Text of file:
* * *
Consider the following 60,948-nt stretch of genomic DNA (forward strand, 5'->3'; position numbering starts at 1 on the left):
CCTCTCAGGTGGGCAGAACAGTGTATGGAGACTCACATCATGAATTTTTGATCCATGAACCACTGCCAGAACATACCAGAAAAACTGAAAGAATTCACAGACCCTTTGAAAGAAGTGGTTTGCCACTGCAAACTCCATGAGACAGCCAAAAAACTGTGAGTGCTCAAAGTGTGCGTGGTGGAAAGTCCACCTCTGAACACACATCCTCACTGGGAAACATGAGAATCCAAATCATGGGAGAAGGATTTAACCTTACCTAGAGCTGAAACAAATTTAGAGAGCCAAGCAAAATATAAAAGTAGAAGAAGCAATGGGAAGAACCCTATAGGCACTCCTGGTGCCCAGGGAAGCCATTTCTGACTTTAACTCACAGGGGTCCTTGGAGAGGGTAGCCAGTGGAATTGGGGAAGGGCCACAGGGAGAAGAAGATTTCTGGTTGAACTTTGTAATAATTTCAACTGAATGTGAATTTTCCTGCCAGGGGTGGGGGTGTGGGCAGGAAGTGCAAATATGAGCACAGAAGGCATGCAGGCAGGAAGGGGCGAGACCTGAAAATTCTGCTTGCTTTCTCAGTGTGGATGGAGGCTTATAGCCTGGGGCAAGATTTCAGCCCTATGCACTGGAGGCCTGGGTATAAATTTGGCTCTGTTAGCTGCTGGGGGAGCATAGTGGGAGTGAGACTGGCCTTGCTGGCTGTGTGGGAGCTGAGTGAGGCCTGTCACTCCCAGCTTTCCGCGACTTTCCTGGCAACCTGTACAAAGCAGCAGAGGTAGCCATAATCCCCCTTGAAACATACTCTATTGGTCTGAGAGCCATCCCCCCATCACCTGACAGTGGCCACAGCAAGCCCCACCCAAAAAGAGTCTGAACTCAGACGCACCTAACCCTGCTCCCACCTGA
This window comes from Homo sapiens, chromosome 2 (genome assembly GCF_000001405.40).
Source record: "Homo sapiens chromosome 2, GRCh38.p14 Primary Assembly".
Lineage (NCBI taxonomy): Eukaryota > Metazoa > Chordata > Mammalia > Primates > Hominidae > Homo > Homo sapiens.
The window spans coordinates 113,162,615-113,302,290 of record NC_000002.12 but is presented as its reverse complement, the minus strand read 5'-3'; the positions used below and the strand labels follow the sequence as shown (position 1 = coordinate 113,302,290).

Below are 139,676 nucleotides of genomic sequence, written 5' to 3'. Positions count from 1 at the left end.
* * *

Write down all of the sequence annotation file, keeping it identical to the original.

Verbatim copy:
Consider the following 60,948-nt stretch of genomic DNA (forward strand, 5'->3'; position numbering starts at 1 on the left):
CCTCTCAGGTGGGCAGAACAGTGTATGGAGACTCACATCATGAATTTTTGATCCATGAACCACTGCCAGAACATACCAGAAAAACTGAAAGAATTCACAGACCCTTTGAAAGAAGTGGTTTGCCACTGCAAACTCCATGAGACAGCCAAAAAACTGTGAGTGCTCAAAGTGTGCGTGGTGGAAAGTCCACCTCTGAACACACATCCTCACTGGGAAACATGAGAATCCAAATCATGGGAGAAGGATTTAACCTTACCTAGAGCTGAAACAAATTTAGAGAGCCAAGCAAAATATAAAAGTAGAAGAAGCAATGGGAAGAACCCTATAGGCACTCCTGGTGCCCAGGGAAGCCATTTCTGACTTTAACTCACAGGGGTCCTTGGAGAGGGTAGCCAGTGGAATTGGGGAAGGGCCACAGGGAGAAGAAGATTTCTGGTTGAACTTTGTAATAATTTCAACTGAATGTGAATTTTCCTGCCAGGGGTGGGGGTGTGGGCAGGAAGTGCAAATATGAGCACAGAAGGCATGCAGGCAGGAAGGGGCGAGACCTGAAAATTCTGCTTGCTTTCTCAGTGTGGATGGAGGCTTATAGCCTGGGGCAAGATTTCAGCCCTATGCACTGGAGGCCTGGGTATAAATTTGGCTCTGTTAGCTGCTGGGGGAGCATAGTGGGAGTGAGACTGGCCTTGCTGGCTGTGTGGGAGCTGAGTGAGGCCTGTCACTCCCAGCTTTCCGCGACTTTCCTGGCAACCTGTACAAAGCAGCAGAGGTAGCCATAATCCCCCTTGAAACATACTCTATTGGTCTGAGAGCCATCCCCCCATCACCTGACAGTGGCCACAGCAAGCCCCACCCAAAAAGAGTCTGAACTCAGACGCACCTAACCCTGCTCCCACCTGA
This window comes from Homo sapiens, chromosome 2 (genome assembly GCF_000001405.40).
Source record: "Homo sapiens chromosome 2, GRCh38.p14 Primary Assembly".
Lineage (NCBI taxonomy): Eukaryota > Metazoa > Chordata > Mammalia > Primates > Hominidae > Homo > Homo sapiens.
The window spans coordinates 113,162,615-113,302,290 of record NC_000002.12 but is presented as its reverse complement, the minus strand read 5'-3'; the positions used below and the strand labels follow the sequence as shown (position 1 = coordinate 113,302,290).

Below are 139,676 nucleotides of genomic sequence, written 5' to 3'. Positions count from 1 at the left end.